Bishop wrote the poem long after she had read Robinson Crusoe and only reread the novel after she had written the poem, so she relies on a hazy memory of the book to re-create her Crusoe. It was the idea of the desert island and making things do in an emergency that appealed to her. But it is clearly also the relationship between Friday and Crusoe that fascinated Bishop. In Defoe's account, Crusoe "civilizes" Friday and teaches him English. In Bishop's poem, Crusoe does not try to convert Friday. They are friends, on equal terms with each other. But immediately following these lines, Crusoe cries out, "If only he had been a woman! / I wanted to propagate my kind, / and so did he, I think, poor boy." Bishop thereby adds a new factor to this story of Crusoe and Friday, a marriage plot that legitimizes Crusoe's feelings for Friday. As in "Seven-Days Monologue," however, Crusoe ultimately rejects the heterosexual narrative. Lorrie Goldensohn suggests in her reading of this passage that it is important to pay attention to "the pressure of [Bishop's] particular experience behind and within the poem," the suicide of her Brazilian lover Lota de Macedo Soares, and the desire she expressed in numerous letters to have children that she and Soares could raise together (Elizabeth Bishop 78). I would agree with this reading in part. But this stanza, with its qualifying and hedging, also suggests other ways of reading the phrase "I wanted to propagate my kind." What Crusoe dwells on at the end of the stanza is Friday's body. Friday was, after all, "Pretty to watch; he had a pretty body." Immediately following these lines, Crusoe and Friday are taken off the island and returned to England. In the last two stanzas of the poem, Crusoe surrounded by his island possessions--is living on what he describes as "another island," England. There is no reason why he should not have found a woman in England, but the poem makes clear that he has stayed with Friday. The poem ends with the weight of loss: "And Friday, my dear Friday, died of measles / seventeen years ago come March" (166).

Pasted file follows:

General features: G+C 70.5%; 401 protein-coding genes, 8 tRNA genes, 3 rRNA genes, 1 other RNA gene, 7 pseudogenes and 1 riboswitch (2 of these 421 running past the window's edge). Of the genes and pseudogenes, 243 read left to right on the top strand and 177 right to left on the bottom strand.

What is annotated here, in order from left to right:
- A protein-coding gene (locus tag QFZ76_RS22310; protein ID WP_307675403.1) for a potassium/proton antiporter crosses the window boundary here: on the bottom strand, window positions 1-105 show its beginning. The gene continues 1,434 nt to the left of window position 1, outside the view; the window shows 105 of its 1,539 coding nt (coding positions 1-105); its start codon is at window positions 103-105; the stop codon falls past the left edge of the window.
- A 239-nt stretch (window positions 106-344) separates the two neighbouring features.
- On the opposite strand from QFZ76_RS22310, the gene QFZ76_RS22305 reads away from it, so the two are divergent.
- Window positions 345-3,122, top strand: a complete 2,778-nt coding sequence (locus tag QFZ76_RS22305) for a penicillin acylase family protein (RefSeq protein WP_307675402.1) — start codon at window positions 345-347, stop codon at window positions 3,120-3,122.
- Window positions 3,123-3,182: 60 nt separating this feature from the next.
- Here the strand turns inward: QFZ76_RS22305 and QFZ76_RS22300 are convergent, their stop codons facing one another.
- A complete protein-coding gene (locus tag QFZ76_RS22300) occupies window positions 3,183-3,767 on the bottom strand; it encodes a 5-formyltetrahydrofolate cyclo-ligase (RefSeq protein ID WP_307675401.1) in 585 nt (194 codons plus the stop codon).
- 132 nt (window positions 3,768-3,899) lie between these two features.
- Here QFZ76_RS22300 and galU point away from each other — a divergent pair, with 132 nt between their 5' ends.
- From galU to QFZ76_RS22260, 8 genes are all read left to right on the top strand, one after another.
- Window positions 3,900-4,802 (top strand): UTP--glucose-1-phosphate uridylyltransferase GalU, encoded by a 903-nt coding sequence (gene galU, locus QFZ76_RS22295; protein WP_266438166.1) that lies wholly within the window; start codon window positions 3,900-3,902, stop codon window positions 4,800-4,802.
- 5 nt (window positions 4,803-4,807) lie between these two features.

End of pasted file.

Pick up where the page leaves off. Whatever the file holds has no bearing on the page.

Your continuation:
Loss is registered in the person of Friday. Crusoe took Friday "home" to England, and he died there. Certainly a tenuous connection can be made here, as Goldensohn does, between Friday's death and Soares's suicide, but leaving it there would ignore some of the complexity of the idea of "home." Her "home" in Brazil with Soares was perhaps the closest Bishop ever got to a sense of real belonging, and yet when she and Soares broke up, she found it more and more difficult to make a life there. Soares was her "home" in Brazil, not the country itself or the house she had bought, however much she tried to make it so. Much like Crusoe in Defoe's account, Crusoe in Bishop's finds a sense of purpose, of "home," when Friday arrives. The original title of the poem was "Crusoe at Home" (Millier 366), which suggests that Bishop had initially thought of the poem in terms of an investigation of Crusoe's relationship to the idea of "home," or at least an ironic commentary on ideas of "home." In this sense Crusoe finds a home with Friday much in the same way that the narrator in "Then Came the Poor" finds a home with Jacob. Here again, as in that early story, an ambiguous but erotically charged relationship is represented through an investigation of the complex connections between two male personae. Joanne Feit Diehl has argued that "Crusoe in England" is "Bishop's most extreme poetic instance of gender-crossing fused with eroticism" (20). It is here within this space that the desire to "propagate my kind" is most strongly expressed.